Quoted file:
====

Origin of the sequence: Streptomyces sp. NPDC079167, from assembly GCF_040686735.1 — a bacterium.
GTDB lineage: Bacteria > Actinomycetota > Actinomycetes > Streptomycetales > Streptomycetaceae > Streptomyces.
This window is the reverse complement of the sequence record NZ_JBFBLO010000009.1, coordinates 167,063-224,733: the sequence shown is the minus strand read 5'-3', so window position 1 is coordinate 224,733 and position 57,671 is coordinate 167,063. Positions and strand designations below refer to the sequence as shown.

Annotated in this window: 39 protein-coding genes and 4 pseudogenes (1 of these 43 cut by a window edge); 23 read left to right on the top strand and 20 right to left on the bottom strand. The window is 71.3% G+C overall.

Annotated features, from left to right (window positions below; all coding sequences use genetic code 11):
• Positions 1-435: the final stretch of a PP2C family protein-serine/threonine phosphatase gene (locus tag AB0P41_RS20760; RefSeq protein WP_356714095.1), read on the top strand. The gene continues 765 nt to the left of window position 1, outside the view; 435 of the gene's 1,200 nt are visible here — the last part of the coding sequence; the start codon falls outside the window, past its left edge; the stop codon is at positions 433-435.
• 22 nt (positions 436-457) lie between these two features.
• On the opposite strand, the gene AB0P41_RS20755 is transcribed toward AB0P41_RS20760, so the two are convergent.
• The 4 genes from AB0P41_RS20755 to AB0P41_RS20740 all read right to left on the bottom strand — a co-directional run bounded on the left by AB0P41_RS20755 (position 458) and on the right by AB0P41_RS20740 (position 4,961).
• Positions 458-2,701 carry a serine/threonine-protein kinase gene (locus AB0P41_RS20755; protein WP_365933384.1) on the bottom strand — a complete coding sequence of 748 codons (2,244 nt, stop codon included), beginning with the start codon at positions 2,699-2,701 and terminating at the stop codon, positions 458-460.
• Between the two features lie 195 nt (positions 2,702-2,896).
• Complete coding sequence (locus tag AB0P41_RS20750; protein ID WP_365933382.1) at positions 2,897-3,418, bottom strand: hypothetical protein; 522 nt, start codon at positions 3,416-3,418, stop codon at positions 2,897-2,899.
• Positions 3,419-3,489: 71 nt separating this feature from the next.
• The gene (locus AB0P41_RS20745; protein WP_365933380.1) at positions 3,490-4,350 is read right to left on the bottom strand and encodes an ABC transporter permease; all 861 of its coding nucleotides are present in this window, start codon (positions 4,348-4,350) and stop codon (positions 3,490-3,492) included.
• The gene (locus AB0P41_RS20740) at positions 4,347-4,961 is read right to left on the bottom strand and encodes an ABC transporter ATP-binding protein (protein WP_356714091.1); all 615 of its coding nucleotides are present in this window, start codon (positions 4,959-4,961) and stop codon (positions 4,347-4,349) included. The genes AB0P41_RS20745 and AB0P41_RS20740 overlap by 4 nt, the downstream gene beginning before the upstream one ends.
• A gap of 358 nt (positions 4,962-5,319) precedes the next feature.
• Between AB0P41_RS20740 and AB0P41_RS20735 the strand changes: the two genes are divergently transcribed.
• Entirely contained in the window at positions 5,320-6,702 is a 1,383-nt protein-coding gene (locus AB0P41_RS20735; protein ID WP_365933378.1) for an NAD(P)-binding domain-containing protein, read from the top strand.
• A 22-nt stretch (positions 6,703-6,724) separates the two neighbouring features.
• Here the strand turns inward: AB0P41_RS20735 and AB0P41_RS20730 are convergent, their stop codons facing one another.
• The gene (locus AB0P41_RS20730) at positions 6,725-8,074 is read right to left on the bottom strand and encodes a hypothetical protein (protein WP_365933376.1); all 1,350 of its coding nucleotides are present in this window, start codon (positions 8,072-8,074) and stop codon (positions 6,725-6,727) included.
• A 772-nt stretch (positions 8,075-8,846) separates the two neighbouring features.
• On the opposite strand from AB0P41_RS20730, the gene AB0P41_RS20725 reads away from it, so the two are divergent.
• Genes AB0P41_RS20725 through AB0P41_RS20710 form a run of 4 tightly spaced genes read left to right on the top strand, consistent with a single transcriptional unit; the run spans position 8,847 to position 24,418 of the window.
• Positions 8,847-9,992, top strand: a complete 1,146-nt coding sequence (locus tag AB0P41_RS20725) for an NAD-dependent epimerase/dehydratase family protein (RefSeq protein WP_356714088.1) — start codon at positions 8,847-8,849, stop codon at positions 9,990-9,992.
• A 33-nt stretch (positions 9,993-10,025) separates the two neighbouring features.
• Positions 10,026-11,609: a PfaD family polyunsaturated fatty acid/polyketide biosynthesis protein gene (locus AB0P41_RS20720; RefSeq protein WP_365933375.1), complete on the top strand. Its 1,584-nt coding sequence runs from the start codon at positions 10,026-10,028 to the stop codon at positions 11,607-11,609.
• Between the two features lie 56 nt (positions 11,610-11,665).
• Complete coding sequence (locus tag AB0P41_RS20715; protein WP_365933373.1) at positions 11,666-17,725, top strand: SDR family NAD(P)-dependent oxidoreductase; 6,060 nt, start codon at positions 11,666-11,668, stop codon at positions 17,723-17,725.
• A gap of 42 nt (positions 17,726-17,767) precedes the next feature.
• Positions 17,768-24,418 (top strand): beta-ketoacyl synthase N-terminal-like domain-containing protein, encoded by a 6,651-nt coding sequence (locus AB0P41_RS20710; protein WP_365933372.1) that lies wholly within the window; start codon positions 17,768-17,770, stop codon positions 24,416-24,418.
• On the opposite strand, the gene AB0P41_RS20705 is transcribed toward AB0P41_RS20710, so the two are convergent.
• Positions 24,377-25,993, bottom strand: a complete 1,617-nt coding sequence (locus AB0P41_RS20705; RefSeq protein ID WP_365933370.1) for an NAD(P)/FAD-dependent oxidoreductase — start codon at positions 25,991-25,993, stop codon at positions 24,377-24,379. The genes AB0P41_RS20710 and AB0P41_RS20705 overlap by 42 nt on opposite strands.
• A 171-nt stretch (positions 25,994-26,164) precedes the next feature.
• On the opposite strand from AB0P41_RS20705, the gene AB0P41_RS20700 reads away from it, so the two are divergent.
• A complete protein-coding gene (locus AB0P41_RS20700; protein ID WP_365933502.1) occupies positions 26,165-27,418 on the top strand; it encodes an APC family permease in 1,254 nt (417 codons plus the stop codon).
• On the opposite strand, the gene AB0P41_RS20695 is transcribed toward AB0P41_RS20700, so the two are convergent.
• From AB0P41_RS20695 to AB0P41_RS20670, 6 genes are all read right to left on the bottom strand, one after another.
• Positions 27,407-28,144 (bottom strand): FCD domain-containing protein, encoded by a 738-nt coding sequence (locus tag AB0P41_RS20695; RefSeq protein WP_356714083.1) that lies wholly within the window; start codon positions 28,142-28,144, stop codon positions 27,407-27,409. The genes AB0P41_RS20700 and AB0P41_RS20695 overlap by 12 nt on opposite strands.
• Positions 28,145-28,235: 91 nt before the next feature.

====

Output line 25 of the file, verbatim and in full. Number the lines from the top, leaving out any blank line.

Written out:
• Positions 8,847-9,992, top strand: a complete 1,146-nt coding sequence (locus tag AB0P41_RS20725) for an NAD-dependent epimerase/dehydratase family protein (RefSeq protein WP_356714088.1) — start codon at positions 8,847-8,849, stop codon at positions 9,990-9,992.